So this is a topic near and dear to my heart. Living in the South, one comes to appreciate things that keep us comfortable in the unbearable summer time from March to October. Recently, a small Twitter debate erupted sparked by Counter Culture Coffee’s Peter Giuliano. Peter brought up some great points that you can read here, some of which I’ll go into further down the page, but the best part about it was simply that it got me thinking. And as one can deduce from the Tweet-plosion that followed, it got a few others thinking as well.
With a bit of trepidation, I have to respectfully respond to Lorenzo’s blog post today about cold brew coffee.
Let me start out by stating this: I do not like the cold brewed coffees that I have tasted. Not one. Most of the time, the beverages have had harsh, negative taste characteristics. At best, they’ve been inoffensive but definitely not an exemplification of what we know great specialty coffee can taste like.
That said, I’m 100% open-minded. I would love to taste a great cold-brewed coffee. I am not interested in being “right” about stuff like this. I am interested in seeking truth and facts. I’m a big believer in the dialectic approach to this sort of stuff, despite what many might assume. To that effort, I have to point out that Lorenzo’s post has a few items I must take issue with. I’m glad that Lorenzo is open-minded though, as he stated in his footnote:
“I do not pretend to have a firm grasp of organic chemistry, and I readily admit that some of my conclusions from SCAA material and science journals may be very, very wrong. If so, please don’t hesitate to take me to school, specifically science class.”
1) “According to research done by Lingle, et. al, in the Coffee Brewing Handbook (footnote 2), there was a significant decrease in the amount non favorable compounds, specifically Chlorogenic Acids (CGA’s), by about 100mg/L (the taste threshold being around 25mg/ml).”
This decrease, as stated in the “Coffee Brewing Handbook,” refers to coffee brewed at 70°C (158°F) vs 94°C (201.2°F). You can’t extrapolate “cold brew” extraction rates based on 158°F numbers.
2) “Mean taste thresholds for sodium chloride, sucrose, citric acid, and caffeine in the presence and absence of 1% linoleic acid are presented in Fig. 1. Thresholds were significantly higher (i.e., lower sensitivity) for the sodium chloride, citric acid, and caffeine solutions with added fatty acid… So, that tells me that with less fat content you will perceive more sweetness as there is less sensitivity to saltiness and bitterness from the caffeine.”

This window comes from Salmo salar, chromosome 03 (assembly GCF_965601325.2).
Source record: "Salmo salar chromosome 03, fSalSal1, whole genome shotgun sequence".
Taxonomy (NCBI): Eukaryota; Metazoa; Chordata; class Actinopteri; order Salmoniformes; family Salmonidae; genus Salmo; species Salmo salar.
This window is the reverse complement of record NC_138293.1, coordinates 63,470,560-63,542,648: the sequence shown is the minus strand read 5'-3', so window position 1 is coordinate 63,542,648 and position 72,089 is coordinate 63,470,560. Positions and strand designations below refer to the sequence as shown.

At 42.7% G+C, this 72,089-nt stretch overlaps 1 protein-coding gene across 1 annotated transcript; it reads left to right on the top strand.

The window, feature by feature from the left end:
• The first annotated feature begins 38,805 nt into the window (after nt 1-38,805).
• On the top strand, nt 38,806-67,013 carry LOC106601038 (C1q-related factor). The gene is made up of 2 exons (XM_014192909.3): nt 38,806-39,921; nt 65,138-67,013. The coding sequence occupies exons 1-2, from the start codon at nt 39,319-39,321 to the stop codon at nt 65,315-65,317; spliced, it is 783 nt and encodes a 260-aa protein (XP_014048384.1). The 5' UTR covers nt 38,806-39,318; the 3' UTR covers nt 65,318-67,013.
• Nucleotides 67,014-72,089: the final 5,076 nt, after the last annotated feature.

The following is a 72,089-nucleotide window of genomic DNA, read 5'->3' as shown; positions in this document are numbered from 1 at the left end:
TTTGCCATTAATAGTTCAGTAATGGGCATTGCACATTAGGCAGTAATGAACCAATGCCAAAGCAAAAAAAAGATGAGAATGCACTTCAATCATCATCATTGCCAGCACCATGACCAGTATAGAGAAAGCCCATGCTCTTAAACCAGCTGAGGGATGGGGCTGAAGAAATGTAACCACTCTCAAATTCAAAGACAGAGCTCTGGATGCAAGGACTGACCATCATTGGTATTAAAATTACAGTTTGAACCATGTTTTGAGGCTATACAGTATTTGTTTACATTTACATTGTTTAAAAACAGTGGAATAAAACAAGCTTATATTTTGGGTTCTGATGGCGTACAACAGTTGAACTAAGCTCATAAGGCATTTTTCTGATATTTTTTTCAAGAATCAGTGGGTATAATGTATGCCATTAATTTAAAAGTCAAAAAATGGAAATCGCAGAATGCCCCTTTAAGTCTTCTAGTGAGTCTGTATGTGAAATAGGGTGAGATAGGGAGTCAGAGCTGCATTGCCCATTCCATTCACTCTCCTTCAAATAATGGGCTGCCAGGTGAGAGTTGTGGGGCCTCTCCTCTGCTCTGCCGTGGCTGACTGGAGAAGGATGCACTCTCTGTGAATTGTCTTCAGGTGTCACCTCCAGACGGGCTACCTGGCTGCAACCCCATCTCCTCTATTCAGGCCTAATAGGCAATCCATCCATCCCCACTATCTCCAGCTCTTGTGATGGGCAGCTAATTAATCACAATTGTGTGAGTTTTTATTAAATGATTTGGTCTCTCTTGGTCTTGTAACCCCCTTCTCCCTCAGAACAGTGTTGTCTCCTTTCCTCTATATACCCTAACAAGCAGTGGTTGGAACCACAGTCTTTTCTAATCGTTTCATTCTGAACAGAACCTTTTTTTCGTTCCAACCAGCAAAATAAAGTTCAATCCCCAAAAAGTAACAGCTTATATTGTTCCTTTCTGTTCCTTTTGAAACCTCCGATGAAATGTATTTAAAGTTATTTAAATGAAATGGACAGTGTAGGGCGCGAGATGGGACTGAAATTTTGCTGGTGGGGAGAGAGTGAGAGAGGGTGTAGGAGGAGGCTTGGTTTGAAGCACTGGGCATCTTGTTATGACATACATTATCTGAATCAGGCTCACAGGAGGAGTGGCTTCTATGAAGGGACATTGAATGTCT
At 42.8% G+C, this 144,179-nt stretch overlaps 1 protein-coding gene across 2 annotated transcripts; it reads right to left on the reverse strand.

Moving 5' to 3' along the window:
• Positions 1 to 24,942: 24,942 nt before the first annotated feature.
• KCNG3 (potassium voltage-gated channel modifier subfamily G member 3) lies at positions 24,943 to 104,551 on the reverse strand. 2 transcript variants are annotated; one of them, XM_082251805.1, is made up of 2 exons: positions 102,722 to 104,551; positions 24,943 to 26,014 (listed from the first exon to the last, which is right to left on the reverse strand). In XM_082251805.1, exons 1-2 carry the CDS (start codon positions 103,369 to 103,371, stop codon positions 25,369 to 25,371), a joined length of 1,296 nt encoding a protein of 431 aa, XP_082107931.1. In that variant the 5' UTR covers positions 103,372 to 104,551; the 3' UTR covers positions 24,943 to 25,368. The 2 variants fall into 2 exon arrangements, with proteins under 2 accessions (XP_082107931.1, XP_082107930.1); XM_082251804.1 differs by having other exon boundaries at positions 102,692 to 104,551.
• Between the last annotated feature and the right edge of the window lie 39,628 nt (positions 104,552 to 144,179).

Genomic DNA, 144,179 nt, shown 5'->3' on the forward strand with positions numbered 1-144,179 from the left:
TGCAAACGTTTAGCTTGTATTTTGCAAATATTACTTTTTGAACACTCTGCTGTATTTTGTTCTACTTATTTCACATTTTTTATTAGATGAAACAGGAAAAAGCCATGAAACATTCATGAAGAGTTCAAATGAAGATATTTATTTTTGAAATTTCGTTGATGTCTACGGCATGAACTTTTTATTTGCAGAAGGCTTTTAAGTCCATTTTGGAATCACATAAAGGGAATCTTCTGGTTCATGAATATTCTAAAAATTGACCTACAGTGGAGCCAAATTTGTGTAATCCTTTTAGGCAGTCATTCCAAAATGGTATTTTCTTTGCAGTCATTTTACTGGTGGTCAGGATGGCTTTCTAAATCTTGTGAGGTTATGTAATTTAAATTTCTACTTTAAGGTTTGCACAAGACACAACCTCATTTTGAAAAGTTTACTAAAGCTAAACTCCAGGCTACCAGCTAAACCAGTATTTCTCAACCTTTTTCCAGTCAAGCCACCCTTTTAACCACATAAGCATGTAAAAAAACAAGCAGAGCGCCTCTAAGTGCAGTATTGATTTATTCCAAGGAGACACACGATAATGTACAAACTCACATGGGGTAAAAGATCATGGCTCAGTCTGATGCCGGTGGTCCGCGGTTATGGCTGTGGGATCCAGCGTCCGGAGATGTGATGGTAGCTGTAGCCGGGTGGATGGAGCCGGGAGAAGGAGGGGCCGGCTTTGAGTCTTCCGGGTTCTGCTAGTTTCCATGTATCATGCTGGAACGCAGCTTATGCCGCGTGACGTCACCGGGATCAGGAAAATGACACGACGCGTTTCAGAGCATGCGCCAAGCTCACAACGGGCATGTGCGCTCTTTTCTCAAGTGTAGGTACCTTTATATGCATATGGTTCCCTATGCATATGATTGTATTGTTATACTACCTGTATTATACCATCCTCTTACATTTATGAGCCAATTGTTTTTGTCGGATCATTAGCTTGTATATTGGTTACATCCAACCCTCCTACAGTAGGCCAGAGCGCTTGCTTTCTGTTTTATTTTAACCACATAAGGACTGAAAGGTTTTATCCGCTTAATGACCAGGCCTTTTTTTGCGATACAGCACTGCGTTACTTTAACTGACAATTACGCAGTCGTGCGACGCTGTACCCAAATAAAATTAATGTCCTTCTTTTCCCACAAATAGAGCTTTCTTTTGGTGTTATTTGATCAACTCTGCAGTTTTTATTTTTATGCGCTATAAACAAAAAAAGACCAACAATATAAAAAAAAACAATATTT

The study you linked to involved a 1% linoleic acid solution. Coffee is roughly 0.01% linoleic acid.
3) “This was explained to me as the lightest solubles, also the first to extract, were placed at the top of the chart and the heaviest solubles, the last to extract (see the pattern here), were placed at the bottom. Let’s keep this in the back of our minds.”
This is not true. The aroma-side of the flavor wheel is divided into three sections: enzymatic, sugar-browning, and dry distillation. Enzymatic flavors are those that come more from the green coffee, the sugar-browning from the Maillard and caramelization reactions, and dry-distillation from the carbonization phase of roasting. This has little to do with solubility, especially as they relate to taste. It IS true, however, that short-chain polar acids generally have higher solubility in water than sugars, and that many of the negative flavor compounds do take longer than acids and sugars to dissolve.
4) “By utilizing a short 45-120 second “bloom” with hot water, we are able to extract those easily dissolved volatile compounds (fruits and florals), and then by adding very cold water immediately afterwards we in effect trap the volatiles into the cold water brew itself, while finishing out the coffee over a 12 hour steep time to pull out more of the heavy compounds like sucrose and polyphenols and avoiding the potential extraction of negative compounds like CGA and trigonelline.”
This is an interesting idea, and one that I’m interested in exploring as well (link to G+). However, don’t demonize chlorogenic acid or trigonelline, and don’t over-value your short polar acids! All of these, when present in balance, contribute to what we love about coffee flavors. It’s when they’re out of balance, or very commonly, when they’re not sufficiently supported by sweetness, that our palates register them as not pleasing.
5) One thing that cold-brewing does not accomplish, which there’s unfortunately little to no published research about, is the hydrolysis of hemicellulose. While 65-70% of roasted coffee is considered insoluble, as much as 15% is hemi-cellulose, which is hydrolyzable with heat and time. Hemi-cellulose breaks down into reducing sugars, which are typically associated with caramel-ly and savory sweetness. There is, again, pitifully little research I’ve been able to find on the subject, aside from acknowledgement that hemi-cellulose exists in those proportions in roasted coffee and that hydrolysis to reducing sugars occurs over time. In fact, the Lingle book refers to hydrolysis as the third-phase of brewing, following wetting and extraction.
That said, I’d love to try your hot-to-cold brew! There’s a lot to be learned about brewing, and it’s great to study the existing literature and experiment a bit, both in testing assumptions and exploring new variables. Thanks a lot, Lorenzo, for continuing the discussion!
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